When Kids Complain There Is Nothing to Do
It’s impossible to count how many times we hear kids complain that “I’m boooooored!” or “There’s nothing to do!” It becomes even more grating when expressed in a whiny, shrill voice after a day out or offering multiple suggestions. Sometimes it’s beneficial to let your children get bored and figure out how to entertain themselves. It’s a great way for them to explore new interests when they have nothing but time on their hands. However, these ideas may offer some relief the next time you need things to do when there’s nothing to do.
What to Do When There Is Nothing to Do
1. Dive into a Good Story
When I complained of boredom as a child, my mom always told me to pick up a book. As an avid reader, there was a pile of library books permanently fixed on my desk. However, some kids just don’t enjoy reading. If you have a hard time motivating your kids to read, suggest alternatives to novels. Try introducing them to choose-your-own-adventure stories or even comic books. You also have thousands of audiobooks at the touch of your fingers. Free podcasts are a great way to enjoy a book together and pass the time when there is nothing to do.
2. Learn Something New
If your family prefers to be more active, try teaching yourselves something new. There are literally millions of YouTube tutorials out there to teach you anything you want to know. Whether you need a new workout routine, make-up tips, guitar lessons, or language instruction, you can find free videos and apps to guide you.
If you prefer DIY projects, browse Pinterest boards to get new ideas of things to do when there is nothing to do. When you only have a limited amount of time, look for interesting documentaries on streaming sites. Although screen time is a major concern for many parents, you can use technology to connect with your kids. It’s also a great way to show them that educational pursuits can be interesting as well.
3. Puzzles and Games
The classic board games have withstood the test of time for a reason. You don’t need to be a child to enjoy a competitive game of Monopoly or Sorry! Dig out your old favorites and pass them on to the next generation. If you don’t have many board games to choose from, grab a deck of cards, dominoes, or some dice and try some of these fun family games.
Not all puzzles and games need to be a group effort. Jigsaw puzzles are a perfect way to spend a rainy day indoors. You can also challenge yourself with word searches, crosswords, or Sudoku brain teasers. You can find cheap puzzle books in the check-out line or attempt to take on the more advanced ones from the newspaper or magazines.
4. Create Something
For the more artistic types, make something new in your free time. Use your talents and try your hand at a new drawing style or technique. You can always find short tutorials to help you get started. For those of us with less artistic aptitude who still want to make something beautiful, print off an appealing coloring pattern to pass the time.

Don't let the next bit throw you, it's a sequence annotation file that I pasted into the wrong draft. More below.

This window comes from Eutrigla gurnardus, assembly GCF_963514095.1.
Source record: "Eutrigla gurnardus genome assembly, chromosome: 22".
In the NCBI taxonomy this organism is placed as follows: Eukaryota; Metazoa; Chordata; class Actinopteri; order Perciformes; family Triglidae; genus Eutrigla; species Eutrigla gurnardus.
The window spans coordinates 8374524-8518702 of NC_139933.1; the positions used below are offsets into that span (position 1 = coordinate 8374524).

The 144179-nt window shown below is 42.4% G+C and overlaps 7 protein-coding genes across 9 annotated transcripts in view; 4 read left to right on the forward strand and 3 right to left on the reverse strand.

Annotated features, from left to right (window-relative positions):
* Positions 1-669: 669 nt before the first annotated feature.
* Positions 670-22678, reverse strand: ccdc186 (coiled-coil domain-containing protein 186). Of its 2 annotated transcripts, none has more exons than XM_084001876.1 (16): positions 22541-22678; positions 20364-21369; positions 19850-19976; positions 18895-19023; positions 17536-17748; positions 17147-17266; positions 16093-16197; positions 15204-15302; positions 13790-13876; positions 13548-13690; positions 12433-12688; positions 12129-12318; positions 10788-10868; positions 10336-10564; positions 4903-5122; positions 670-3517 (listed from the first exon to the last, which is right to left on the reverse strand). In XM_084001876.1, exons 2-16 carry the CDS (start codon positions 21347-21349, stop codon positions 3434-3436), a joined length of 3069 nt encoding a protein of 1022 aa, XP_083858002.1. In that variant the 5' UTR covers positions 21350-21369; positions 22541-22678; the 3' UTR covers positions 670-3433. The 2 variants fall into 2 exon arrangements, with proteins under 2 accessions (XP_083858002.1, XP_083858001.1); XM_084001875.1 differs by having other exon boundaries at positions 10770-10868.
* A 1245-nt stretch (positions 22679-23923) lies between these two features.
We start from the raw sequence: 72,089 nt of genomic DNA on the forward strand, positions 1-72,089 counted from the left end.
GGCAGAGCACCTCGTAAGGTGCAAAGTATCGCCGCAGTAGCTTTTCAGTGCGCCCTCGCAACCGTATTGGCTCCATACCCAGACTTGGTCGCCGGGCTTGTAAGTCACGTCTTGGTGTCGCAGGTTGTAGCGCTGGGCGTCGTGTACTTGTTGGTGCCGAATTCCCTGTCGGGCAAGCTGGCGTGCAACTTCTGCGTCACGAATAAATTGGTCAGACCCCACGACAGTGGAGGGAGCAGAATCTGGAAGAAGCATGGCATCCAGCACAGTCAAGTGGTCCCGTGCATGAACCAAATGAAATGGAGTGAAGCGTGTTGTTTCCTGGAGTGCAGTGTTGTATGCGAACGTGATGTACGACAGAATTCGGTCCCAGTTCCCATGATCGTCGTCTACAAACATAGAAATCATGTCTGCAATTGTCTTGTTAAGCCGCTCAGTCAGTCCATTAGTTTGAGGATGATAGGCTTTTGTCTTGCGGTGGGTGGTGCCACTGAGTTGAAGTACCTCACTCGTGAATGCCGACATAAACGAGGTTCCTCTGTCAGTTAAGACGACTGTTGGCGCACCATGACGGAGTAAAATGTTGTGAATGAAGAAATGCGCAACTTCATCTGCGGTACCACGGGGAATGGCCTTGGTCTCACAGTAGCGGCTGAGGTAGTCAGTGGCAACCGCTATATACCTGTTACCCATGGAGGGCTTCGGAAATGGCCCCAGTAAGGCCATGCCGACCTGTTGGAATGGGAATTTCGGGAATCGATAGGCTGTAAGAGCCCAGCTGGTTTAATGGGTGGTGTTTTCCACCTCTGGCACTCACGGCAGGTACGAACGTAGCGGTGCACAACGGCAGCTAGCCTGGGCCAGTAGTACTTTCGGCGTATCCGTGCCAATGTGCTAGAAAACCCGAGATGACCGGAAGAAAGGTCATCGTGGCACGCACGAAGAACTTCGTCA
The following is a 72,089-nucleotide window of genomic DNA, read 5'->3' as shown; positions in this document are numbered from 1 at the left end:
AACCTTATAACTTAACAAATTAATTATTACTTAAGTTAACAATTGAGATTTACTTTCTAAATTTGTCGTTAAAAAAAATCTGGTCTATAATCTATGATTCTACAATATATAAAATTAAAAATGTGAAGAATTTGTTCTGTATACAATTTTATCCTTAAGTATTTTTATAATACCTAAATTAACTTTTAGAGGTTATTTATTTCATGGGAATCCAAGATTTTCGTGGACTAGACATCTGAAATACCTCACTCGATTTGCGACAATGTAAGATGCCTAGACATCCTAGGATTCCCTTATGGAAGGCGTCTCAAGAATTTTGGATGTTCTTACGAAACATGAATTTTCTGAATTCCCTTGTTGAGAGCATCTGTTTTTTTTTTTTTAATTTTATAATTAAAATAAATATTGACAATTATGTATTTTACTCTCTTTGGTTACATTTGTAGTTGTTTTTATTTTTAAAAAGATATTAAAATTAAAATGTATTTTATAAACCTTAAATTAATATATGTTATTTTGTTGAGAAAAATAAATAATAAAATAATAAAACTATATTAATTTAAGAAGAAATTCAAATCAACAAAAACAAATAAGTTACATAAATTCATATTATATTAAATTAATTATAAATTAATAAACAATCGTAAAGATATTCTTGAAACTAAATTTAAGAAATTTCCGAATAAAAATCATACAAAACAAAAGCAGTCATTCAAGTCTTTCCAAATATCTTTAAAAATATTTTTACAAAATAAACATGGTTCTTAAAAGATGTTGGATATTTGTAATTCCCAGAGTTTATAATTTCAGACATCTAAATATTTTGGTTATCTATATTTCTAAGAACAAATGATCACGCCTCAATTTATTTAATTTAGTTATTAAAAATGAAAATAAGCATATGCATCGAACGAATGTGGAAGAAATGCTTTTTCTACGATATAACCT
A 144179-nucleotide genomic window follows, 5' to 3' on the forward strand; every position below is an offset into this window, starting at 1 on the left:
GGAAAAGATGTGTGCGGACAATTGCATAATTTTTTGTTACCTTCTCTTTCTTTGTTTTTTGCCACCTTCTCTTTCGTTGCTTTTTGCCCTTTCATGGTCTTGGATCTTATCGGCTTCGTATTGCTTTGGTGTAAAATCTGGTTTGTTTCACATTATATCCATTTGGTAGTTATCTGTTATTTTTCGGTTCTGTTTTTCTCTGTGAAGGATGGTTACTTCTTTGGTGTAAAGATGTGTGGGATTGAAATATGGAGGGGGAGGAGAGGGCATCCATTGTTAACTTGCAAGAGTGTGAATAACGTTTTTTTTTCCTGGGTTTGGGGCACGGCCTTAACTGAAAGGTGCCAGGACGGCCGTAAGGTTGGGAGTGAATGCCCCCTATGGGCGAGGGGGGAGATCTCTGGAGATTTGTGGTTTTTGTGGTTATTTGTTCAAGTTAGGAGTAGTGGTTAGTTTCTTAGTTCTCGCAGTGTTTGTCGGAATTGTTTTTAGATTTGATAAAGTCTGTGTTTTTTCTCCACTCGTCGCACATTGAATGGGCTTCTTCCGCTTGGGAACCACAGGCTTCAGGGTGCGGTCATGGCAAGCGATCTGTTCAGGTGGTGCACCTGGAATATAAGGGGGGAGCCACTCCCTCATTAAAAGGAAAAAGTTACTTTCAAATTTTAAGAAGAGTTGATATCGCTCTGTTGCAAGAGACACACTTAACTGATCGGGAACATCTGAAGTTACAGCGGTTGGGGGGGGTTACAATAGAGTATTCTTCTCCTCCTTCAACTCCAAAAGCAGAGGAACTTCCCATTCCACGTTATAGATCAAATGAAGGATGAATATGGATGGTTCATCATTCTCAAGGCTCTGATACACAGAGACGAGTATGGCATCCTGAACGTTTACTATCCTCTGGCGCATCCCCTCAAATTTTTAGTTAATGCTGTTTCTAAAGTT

Creation doesn’t need to be defined with lead and paint either. This could translate into trying out a new recipe, writing a short story, composing a new song, or attempting to use the video-editing software on your computer. No one says you need to publish what you create as long as you enjoy the time spent making it.
5. Be Productive
This suggestion may be the most difficult to begin but will have the most immediate rewards. Make a to-do list of all the things that never seem to get done around the house. Rather than undertaking a massive spring cleaning, pick away at the chore list. Start by sorting through clothes and toys for the donation box or cleaning those neglected places in your home.
If cleaning and organizing are at the bottom of things to do, you can plan the month ahead or squeeze in an extra workout. Scheduling the month is a great way to stay ahead of chaotic schedules, while a nice long walk provides a calm reprieve from it. If you are a working parent or juggling several responsibilities, then it’s important to multitask and manage your time wisely.
Simple Do Nothing
At the end of the day, sometimes it’s best to let your kids be bored. Forcing children to solve their boredom dilemma encourages them to find creative solutions to fill their time. Although you may want to entertain your children and make them happy at every opportunity, consider taking a step back. Allow them access to books and games, but give children the freedom to work things out. Fostering imaginative play and taking responsibility for their time is when you will see your kids really starting to grow.
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Jenny Smedra is an avid world traveler, ESL teacher, former archaeologist, and freelance writer. Choosing a life abroad had strengthened her commitment to finding ways to bring people together across language and cultural barriers. While most of her time is dedicated to either working with children, she also enjoys good friends, good food, and new adventures.